My Empire Builder train was named for Mr. Hill. It was all I’d hoped for, minus the vested bartender and premium cocktails. There are no bartenders on the Seattle–Montana leg. And there are no cocktails. There is only a snack bar operator who can offer you airline-sized plastic bottles of Jack Daniel’s and Dewar’s, among other standards, with your choice of canned soda. (Amtrak, take note: a cohort of aging hipsters is heading your way, and you have to be prepared.) I’d gotten my pretzels and my long fetch of late-night reading. But I wasn’t going to have my Bing moment that easily. The quest was on.
I was not optimistic. My destination, the Izaak Walton Inn, was built in 1939 for railroad service personnel and is a venerable hotel equipped with a well-appointed downstairs lounge. But it is not a train. Or that, at least, is what I assumed. So I slept the rhythmic, clickety-clacked sleep of the rail passenger who has remembered his earplugs. (Tip #3: Trains lay on their horns at all road crossings, so you will dearly regret not having them.)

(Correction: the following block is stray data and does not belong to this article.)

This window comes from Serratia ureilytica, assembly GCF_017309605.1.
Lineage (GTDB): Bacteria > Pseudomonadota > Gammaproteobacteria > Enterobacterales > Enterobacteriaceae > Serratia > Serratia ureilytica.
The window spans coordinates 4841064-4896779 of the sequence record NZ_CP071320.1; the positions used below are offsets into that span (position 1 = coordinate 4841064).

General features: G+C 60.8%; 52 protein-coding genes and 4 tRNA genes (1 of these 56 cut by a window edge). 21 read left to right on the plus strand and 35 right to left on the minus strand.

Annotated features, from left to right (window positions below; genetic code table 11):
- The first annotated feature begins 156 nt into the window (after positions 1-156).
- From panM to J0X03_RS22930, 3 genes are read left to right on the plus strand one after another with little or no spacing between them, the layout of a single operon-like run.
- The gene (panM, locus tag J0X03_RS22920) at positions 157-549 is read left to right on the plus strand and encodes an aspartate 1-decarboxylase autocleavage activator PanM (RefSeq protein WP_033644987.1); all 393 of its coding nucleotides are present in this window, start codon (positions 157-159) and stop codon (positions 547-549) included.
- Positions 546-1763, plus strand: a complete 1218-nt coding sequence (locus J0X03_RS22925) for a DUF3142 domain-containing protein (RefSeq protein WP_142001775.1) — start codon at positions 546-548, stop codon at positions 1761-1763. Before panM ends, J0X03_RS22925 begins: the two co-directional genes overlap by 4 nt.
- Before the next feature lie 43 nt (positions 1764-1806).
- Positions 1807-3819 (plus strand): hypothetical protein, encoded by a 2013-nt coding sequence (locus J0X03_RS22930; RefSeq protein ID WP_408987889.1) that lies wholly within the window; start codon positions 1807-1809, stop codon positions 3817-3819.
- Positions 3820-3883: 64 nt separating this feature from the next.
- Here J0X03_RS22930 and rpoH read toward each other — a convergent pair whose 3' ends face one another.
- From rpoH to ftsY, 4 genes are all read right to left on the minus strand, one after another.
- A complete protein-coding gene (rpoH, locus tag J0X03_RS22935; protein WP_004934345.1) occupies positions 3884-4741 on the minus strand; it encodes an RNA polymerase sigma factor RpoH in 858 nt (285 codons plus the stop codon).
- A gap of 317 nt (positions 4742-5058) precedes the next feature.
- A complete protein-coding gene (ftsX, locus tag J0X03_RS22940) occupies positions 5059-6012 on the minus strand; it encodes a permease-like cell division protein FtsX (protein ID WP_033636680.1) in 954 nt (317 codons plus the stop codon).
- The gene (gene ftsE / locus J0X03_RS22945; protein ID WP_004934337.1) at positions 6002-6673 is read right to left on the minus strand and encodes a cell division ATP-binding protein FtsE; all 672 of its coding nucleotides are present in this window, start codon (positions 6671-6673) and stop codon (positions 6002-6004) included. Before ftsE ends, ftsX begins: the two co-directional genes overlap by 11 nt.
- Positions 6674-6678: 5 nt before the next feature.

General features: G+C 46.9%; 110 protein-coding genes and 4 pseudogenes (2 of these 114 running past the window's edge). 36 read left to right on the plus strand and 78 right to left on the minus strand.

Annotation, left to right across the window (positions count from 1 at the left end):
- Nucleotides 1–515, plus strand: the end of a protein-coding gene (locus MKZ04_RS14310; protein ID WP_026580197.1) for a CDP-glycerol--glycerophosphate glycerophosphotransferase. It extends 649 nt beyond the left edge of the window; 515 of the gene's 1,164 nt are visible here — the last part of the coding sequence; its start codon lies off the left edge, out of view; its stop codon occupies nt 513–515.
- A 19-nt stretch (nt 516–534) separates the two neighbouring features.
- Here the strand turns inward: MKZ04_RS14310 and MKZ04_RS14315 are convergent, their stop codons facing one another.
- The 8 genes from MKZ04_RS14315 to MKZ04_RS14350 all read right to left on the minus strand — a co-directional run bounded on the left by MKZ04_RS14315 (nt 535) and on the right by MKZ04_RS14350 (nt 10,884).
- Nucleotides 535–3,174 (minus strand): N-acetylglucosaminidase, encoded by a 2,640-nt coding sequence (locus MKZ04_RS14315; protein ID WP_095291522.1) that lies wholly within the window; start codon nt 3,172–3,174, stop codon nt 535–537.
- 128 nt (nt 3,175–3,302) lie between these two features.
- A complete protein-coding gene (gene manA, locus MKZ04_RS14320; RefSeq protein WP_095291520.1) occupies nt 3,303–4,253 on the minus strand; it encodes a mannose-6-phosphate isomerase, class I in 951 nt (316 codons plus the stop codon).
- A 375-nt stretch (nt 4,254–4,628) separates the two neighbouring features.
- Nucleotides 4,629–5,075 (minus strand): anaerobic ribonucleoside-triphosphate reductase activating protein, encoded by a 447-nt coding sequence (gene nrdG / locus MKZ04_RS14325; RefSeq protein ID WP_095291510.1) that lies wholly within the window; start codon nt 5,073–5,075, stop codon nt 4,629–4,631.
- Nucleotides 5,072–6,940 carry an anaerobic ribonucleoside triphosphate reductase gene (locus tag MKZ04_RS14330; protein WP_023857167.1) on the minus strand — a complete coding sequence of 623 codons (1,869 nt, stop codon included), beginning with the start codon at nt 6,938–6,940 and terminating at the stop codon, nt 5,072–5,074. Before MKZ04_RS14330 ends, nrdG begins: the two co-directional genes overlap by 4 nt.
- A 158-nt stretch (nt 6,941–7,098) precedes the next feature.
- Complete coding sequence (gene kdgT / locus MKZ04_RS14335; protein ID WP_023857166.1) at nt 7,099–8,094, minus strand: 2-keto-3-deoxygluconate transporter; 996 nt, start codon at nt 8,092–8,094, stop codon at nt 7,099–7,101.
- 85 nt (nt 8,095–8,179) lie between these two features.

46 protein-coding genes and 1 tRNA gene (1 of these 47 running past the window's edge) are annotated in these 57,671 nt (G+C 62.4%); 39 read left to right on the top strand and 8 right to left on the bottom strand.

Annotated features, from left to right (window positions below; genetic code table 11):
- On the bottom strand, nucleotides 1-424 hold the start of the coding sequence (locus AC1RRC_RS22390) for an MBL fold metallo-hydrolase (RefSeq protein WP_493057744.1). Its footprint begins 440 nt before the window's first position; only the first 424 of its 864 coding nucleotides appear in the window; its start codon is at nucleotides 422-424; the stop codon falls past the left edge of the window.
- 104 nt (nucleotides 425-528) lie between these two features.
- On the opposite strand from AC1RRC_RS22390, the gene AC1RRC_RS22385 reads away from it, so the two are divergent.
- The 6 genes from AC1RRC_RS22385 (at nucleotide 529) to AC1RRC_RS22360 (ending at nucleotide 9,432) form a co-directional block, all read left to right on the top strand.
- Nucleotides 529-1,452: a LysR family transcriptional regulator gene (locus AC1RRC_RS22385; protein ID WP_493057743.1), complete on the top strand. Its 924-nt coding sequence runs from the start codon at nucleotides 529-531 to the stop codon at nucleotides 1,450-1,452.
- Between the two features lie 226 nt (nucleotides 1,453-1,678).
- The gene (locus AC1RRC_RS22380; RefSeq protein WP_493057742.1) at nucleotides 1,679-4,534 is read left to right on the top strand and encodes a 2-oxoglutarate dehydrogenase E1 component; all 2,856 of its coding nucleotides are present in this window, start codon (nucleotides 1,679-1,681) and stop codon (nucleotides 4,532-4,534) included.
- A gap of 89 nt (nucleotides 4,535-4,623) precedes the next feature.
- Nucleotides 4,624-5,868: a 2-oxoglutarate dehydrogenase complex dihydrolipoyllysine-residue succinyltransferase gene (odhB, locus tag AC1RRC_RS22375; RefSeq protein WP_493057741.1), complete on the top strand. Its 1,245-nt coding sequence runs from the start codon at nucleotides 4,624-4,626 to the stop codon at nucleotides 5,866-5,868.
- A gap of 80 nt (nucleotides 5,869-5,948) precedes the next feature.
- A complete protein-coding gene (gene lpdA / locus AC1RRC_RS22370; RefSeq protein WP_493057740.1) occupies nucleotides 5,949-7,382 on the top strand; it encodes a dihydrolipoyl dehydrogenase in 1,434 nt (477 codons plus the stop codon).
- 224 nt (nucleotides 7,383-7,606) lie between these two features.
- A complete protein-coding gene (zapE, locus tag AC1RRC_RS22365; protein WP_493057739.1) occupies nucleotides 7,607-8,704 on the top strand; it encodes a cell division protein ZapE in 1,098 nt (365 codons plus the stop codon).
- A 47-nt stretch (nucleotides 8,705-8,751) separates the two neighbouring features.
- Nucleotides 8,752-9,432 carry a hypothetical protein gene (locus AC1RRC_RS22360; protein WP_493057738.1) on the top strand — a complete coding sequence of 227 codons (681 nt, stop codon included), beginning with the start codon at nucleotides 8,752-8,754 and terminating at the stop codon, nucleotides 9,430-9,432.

The inn, surrounded by forested mountains, is a tiny whistle stop on the Empire Builder route that cuts through the park. As I carried in my bags I saw several marooned, freshly painted train cars in the trees around the hotel. These are “luxury railcar” lodgings, the front desk attendant told me. Then she told me I’d been upgraded to one of them: the J.J. Caboose, named for James Jerome Hill himself. It was a King Street moment of rail-fan bliss.
The J.J. Caboose is the kind of car a railroad baron should have used to tour his empire. Two beds, Pendleton blankets, hickory-and-granite kitchenette, leather armchairs, a travertine-walled bathroom with radiant floor heat. I’m not cut from the same cloth as men like J.J. Hill, but I enjoy living like they do, occasionally.